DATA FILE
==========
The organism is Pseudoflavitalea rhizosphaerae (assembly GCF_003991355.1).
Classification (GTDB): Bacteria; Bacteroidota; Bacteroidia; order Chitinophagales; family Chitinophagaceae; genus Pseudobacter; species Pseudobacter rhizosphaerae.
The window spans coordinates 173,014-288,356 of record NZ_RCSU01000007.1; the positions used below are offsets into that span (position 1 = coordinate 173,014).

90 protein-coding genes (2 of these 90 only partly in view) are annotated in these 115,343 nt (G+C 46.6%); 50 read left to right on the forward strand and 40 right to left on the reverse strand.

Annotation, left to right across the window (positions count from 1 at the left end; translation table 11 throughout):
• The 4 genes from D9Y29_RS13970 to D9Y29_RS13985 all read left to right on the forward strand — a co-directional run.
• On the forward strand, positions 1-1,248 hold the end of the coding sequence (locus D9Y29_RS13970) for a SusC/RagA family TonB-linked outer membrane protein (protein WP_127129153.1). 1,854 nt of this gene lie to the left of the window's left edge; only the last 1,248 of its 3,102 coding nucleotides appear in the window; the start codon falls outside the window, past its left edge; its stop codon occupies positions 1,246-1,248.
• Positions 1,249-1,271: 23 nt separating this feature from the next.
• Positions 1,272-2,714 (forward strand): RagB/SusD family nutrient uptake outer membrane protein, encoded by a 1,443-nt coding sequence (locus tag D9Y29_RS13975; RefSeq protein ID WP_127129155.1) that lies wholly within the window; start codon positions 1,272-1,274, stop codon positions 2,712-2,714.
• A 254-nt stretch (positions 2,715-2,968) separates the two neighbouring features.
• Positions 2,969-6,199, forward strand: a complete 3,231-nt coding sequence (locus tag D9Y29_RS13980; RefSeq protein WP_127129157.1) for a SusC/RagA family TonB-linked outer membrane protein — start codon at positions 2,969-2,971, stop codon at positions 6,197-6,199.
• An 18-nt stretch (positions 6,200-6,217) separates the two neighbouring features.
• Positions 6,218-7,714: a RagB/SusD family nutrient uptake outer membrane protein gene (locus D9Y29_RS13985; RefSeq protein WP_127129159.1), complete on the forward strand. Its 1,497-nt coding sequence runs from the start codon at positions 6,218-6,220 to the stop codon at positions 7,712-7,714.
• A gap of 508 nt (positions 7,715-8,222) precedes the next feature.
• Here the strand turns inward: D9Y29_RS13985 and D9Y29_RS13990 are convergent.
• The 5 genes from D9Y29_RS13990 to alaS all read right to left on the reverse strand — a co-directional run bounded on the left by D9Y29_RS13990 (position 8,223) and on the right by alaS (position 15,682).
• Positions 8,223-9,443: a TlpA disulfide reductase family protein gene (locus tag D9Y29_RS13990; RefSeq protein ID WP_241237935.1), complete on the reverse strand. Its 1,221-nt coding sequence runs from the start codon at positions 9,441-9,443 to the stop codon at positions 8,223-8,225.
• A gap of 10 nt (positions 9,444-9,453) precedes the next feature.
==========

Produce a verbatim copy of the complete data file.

The organism is Pseudoflavitalea rhizosphaerae (assembly GCF_003991355.1).
Classification (GTDB): Bacteria; Bacteroidota; Bacteroidia; order Chitinophagales; family Chitinophagaceae; genus Pseudobacter; species Pseudobacter rhizosphaerae.
The window spans coordinates 173,014-288,356 of record NZ_RCSU01000007.1; the positions used below are offsets into that span (position 1 = coordinate 173,014).

90 protein-coding genes (2 of these 90 only partly in view) are annotated in these 115,343 nt (G+C 46.6%); 50 read left to right on the forward strand and 40 right to left on the reverse strand.

Annotation, left to right across the window (positions count from 1 at the left end; translation table 11 throughout):
• The 4 genes from D9Y29_RS13970 to D9Y29_RS13985 all read left to right on the forward strand — a co-directional run.
• On the forward strand, positions 1-1,248 hold the end of the coding sequence (locus D9Y29_RS13970) for a SusC/RagA family TonB-linked outer membrane protein (protein WP_127129153.1). 1,854 nt of this gene lie to the left of the window's left edge; only the last 1,248 of its 3,102 coding nucleotides appear in the window; the start codon falls outside the window, past its left edge; its stop codon occupies positions 1,246-1,248.
• Positions 1,249-1,271: 23 nt separating this feature from the next.
• Positions 1,272-2,714 (forward strand): RagB/SusD family nutrient uptake outer membrane protein, encoded by a 1,443-nt coding sequence (locus tag D9Y29_RS13975; RefSeq protein ID WP_127129155.1) that lies wholly within the window; start codon positions 1,272-1,274, stop codon positions 2,712-2,714.
• A 254-nt stretch (positions 2,715-2,968) separates the two neighbouring features.
• Positions 2,969-6,199, forward strand: a complete 3,231-nt coding sequence (locus tag D9Y29_RS13980; RefSeq protein WP_127129157.1) for a SusC/RagA family TonB-linked outer membrane protein — start codon at positions 2,969-2,971, stop codon at positions 6,197-6,199.
• An 18-nt stretch (positions 6,200-6,217) separates the two neighbouring features.
• Positions 6,218-7,714: a RagB/SusD family nutrient uptake outer membrane protein gene (locus D9Y29_RS13985; RefSeq protein WP_127129159.1), complete on the forward strand. Its 1,497-nt coding sequence runs from the start codon at positions 6,218-6,220 to the stop codon at positions 7,712-7,714.
• A gap of 508 nt (positions 7,715-8,222) precedes the next feature.
• Here the strand turns inward: D9Y29_RS13985 and D9Y29_RS13990 are convergent.
• The 5 genes from D9Y29_RS13990 to alaS all read right to left on the reverse strand — a co-directional run bounded on the left by D9Y29_RS13990 (position 8,223) and on the right by alaS (position 15,682).
• Positions 8,223-9,443: a TlpA disulfide reductase family protein gene (locus tag D9Y29_RS13990; RefSeq protein ID WP_241237935.1), complete on the reverse strand. Its 1,221-nt coding sequence runs from the start codon at positions 9,441-9,443 to the stop codon at positions 8,223-8,225.
• A gap of 10 nt (positions 9,444-9,453) precedes the next feature.